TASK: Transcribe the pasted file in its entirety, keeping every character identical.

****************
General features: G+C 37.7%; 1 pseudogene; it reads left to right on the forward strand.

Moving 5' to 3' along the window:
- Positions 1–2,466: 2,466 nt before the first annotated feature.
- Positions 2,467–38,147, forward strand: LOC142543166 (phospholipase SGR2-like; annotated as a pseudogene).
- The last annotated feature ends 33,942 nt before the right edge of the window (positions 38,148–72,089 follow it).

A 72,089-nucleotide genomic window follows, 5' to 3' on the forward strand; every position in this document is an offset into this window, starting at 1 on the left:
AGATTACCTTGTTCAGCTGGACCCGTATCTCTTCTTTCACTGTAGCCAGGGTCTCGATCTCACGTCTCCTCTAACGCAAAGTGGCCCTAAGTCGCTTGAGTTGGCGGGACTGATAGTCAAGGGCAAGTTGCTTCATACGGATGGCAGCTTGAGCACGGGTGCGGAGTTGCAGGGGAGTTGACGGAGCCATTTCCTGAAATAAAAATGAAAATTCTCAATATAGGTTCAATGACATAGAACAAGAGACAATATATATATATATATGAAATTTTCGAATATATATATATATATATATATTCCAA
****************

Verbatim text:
General features: G+C 37.7%; 1 pseudogene; it reads left to right on the forward strand.

Moving 5' to 3' along the window:
- Positions 1–2,466: 2,466 nt before the first annotated feature.
- Positions 2,467–38,147, forward strand: LOC142543166 (phospholipase SGR2-like; annotated as a pseudogene).
- The last annotated feature ends 33,942 nt before the right edge of the window (positions 38,148–72,089 follow it).

A 72,089-nucleotide genomic window follows, 5' to 3' on the forward strand; every position in this document is an offset into this window, starting at 1 on the left:
AGATTACCTTGTTCAGCTGGACCCGTATCTCTTCTTTCACTGTAGCCAGGGTCTCGATCTCACGTCTCCTCTAACGCAAAGTGGCCCTAAGTCGCTTGAGTTGGCGGGACTGATAGTCAAGGGCAAGTTGCTTCATACGGATGGCAGCTTGAGCACGGGTGCGGAGTTGCAGGGGAGTTGACGGAGCCATTTCCTGAAATAAAAATGAAAATTCTCAATATAGGTTCAATGACATAGAACAAGAGACAATATATATATATATATGAAATTTTCGAATATATATATATATATATATATTCCAA